Wacker says its Vinnapas vinyl acetate-ethylene (VAE) copolymer dispersions are ideal for formulating high-quality sealants for heating, ventilation and air-conditioning (HVAC) systems.
HVAC systems deliver hot or cold air, as appropriate, through an extensive duct network to individual rooms to bring them to the required temperature. These air ducts are commonly sealed to prevent exhaust air from escaping, and so save energy costs.
According to PwC, energy usage will be one of the biggest challenges in the UAE, as it has grown at an annual average of four per cent over the past six years. Currently, the cooling of buildings represents about 70 per cent of the peak electricity load in the GCC. Poorly sealed HVAC air ducts contribute significantly to high energy consumption. Leaks in the ducts that transport the hot or cold air into individual rooms can add hundreds of dollars a year to utility bills.
“Sealing of the metal ductwork is easy with the aid of flexible sealing compounds,” says Dr Martin Schierhorn, responsible for global strategic marketing of VAE-based coatings and caulks and sealants at Wacker. “Polymer-based systems, for which Wacker has been supplying VAE dispersions as binders since 2009, are particularly suitable for this. They provide the water-based sealants with the necessary adhesion, stability and flexibility. In addition, Wacker’s VAE dispersions are heat-resistant and retain their outstanding adhesive properties even when exposed to high temperatures.”
Depending on applications and requirements, Wacker offers different Vinnapas grades that are suitable for the formulation of sealants. With the right grade, the finished formulations show excellent bonding, even to difficult substrates such as PVC (polyvinyl chloride) and metal. The various grades furthermore possess high filler acceptance.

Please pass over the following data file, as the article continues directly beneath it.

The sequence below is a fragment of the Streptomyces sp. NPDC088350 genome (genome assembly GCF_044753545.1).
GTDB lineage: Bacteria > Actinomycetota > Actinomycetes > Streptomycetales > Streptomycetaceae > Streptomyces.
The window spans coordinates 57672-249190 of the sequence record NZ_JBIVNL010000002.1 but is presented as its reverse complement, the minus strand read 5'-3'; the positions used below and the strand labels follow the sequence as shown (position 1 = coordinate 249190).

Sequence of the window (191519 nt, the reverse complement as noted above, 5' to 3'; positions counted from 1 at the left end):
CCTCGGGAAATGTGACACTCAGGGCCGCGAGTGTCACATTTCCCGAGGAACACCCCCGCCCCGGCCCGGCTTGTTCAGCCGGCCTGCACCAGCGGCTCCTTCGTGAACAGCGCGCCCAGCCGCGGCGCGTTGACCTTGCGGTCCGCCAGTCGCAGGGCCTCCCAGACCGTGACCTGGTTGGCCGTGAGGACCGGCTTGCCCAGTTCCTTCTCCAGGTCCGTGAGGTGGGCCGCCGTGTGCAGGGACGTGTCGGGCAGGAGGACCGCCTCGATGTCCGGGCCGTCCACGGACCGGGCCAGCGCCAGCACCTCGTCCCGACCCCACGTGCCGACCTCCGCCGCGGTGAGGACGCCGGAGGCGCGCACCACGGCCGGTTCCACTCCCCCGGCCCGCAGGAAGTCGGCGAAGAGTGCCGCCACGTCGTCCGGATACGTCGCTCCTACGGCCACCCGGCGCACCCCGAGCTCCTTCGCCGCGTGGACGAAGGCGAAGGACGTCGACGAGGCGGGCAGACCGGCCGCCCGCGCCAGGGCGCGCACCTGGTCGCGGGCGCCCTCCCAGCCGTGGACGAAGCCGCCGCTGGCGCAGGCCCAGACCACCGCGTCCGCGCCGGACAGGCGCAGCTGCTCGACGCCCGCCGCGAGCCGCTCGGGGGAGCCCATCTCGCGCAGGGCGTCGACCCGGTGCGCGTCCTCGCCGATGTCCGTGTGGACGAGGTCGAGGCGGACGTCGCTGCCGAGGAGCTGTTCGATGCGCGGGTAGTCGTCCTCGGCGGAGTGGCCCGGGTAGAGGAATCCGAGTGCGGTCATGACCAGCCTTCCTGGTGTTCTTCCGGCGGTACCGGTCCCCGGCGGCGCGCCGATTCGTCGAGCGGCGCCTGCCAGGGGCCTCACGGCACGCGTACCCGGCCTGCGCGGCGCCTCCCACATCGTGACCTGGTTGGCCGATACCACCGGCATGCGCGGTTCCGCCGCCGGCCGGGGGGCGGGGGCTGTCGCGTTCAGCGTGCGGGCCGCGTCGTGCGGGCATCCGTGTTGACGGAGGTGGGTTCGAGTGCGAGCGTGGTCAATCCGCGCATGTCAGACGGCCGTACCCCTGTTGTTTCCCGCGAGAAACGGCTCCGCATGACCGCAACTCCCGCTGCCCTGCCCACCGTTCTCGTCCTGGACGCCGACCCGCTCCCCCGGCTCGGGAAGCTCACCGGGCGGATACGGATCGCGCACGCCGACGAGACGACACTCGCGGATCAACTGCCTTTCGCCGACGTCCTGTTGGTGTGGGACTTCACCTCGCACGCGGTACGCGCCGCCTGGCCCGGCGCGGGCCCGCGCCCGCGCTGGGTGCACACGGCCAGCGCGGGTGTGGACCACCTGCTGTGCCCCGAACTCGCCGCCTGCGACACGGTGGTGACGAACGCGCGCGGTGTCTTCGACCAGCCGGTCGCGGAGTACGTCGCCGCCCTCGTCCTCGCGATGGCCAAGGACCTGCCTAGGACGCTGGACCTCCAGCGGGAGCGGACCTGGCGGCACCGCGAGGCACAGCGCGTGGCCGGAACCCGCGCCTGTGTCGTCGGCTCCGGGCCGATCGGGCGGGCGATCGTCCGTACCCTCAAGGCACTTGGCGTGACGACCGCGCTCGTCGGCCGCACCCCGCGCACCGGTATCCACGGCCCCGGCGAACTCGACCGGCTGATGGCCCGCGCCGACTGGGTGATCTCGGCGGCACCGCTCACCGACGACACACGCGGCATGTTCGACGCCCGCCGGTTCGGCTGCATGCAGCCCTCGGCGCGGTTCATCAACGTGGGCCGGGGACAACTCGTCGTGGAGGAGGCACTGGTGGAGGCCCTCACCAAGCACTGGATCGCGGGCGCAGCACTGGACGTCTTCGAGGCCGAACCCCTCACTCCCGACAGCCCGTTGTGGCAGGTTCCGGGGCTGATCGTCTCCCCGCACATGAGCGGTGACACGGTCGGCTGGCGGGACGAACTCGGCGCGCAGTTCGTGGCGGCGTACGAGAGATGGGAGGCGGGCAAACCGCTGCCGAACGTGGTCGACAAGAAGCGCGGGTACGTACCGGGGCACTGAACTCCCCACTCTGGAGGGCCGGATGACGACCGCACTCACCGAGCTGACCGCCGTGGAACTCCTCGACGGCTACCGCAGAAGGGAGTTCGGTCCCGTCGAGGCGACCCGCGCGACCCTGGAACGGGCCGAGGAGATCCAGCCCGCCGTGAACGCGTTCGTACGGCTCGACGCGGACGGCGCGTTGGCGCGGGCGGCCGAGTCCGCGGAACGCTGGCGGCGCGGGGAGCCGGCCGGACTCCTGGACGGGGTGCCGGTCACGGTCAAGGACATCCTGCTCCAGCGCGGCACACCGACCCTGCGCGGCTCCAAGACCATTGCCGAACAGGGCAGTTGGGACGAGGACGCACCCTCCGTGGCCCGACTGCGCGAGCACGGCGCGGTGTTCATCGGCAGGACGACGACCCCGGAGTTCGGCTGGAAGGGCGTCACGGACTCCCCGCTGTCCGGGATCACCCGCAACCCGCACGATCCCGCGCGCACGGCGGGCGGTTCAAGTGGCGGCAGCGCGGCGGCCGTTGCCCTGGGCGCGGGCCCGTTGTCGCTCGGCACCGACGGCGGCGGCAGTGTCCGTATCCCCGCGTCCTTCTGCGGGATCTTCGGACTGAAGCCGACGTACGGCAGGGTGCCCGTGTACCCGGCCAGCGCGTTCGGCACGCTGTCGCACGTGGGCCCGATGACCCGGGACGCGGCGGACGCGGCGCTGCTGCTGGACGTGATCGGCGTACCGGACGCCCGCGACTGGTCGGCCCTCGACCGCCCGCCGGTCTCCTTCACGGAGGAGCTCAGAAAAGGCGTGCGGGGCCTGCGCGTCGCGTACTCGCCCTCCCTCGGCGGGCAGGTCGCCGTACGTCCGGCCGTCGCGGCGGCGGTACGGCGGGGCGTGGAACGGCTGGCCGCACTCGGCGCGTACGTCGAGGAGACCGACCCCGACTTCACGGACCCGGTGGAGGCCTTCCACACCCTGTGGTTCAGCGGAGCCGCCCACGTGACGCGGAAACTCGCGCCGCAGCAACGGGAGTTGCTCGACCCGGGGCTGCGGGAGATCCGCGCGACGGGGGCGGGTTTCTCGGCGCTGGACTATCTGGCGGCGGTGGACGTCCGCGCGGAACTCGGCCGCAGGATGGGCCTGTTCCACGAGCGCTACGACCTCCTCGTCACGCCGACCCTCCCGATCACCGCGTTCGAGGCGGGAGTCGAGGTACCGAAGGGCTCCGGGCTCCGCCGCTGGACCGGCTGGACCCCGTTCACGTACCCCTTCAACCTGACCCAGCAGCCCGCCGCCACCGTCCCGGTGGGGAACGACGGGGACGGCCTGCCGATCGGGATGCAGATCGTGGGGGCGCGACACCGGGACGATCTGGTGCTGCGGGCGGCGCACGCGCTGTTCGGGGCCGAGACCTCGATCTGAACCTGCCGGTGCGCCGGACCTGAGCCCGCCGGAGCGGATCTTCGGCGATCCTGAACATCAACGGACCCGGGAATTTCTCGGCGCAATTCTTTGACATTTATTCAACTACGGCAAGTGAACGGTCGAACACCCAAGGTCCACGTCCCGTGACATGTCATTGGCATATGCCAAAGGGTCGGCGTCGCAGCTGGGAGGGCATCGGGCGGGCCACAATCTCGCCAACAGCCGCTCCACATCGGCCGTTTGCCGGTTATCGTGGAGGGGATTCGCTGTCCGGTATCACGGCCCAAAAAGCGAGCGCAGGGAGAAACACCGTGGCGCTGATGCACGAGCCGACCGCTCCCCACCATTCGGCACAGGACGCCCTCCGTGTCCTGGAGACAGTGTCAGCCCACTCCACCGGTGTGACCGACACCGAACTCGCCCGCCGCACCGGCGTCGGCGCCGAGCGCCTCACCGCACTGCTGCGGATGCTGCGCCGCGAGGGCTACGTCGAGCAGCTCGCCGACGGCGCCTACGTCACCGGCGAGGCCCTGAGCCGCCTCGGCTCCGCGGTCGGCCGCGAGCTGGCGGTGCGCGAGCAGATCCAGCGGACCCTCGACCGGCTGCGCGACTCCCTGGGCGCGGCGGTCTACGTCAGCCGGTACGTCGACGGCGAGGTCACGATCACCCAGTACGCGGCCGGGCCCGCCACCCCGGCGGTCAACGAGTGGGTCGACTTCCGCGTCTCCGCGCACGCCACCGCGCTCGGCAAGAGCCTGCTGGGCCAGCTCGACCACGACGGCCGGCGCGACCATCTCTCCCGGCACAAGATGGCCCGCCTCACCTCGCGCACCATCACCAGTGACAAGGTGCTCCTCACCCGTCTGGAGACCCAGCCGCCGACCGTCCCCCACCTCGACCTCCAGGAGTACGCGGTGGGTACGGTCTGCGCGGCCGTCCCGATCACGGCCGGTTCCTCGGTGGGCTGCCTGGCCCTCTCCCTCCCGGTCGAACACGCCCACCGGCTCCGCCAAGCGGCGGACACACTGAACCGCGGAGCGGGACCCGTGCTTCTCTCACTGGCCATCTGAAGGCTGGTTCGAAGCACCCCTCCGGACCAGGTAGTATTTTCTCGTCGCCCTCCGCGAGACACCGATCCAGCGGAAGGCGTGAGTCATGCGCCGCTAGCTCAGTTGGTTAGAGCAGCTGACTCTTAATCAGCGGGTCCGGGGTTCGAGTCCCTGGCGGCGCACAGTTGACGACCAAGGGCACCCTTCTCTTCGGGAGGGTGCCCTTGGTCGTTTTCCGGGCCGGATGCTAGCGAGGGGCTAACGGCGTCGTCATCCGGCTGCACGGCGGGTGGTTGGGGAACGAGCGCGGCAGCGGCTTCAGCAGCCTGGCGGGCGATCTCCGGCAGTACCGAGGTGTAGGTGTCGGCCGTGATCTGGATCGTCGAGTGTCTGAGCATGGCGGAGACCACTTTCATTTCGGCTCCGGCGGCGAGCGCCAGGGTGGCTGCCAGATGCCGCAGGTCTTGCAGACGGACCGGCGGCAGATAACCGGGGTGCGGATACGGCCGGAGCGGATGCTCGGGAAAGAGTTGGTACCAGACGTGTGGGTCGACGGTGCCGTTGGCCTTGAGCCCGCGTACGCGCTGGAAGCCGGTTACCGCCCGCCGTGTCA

Schierhorn says Wacker’s VAE dispersions have a clear advantage compared to alternative binders. “The VAE can be produced from a range of different raw materials. One possible starting material is natural gas, the price of which is virtually constant compared to that of crude oil. This allows Wacker to offer price stability. There is growing demand for the implementation of simple energy-saving measures, such as sealing ventilation ducts.”
Furthermore, Wacker’s VAE dispersions are also ideal for formulating caulking compounds based on calcium carbonate or similar fillers, Schierhorn adds. The dispersions, he says, lend the compound the necessary flexibility and ensure that the sealant retains its adhesion and provides reliably tight joints, even under heavy loading. Unlike other systems, the VAE-modified version can create a stable bond between two different surfaces, for example, sealing the seam between a wooden baseboard and gypsum-based drywall. The same applies to wooden trim work like chair rails and crown mouldings. Another big advantage is that VAE can also be painted.
In the long term, however, Wacker wants to try and open up further applications as well, says Schierhorn. “The team is currently testing formulations with VAE dispersions for assembly adhesives that are suitable for installing drywall, for example. Wacker’s binders serve as ideal bonding agents between gypsum plasterboards and timber frames.”
Wacker, which recorded annual sales of around €4.6 billion ($5.5 billion) in 2016, has a global network of 23 production sites, 19 technical competence centres and 49 sales offices.
The global giant set up a local subsidiary (Wacker Chemicals Middle East) in Dubai back in 2000 and has been operating its own sales office there since then. A technical centre has been available to regional customers and partners since 2002. In 2009, Wacker moved to the Dubai Silicon Oasis technology park: Spanning nearly 13,000 sq m, the new location houses technical labs as well as the offices of Wacker’s subsidiary for the Middle East sales region. In spring 2010, Wacker further established a local branch of its international training and competence centre, the Wacker Academy, at its technical centre in Dubai.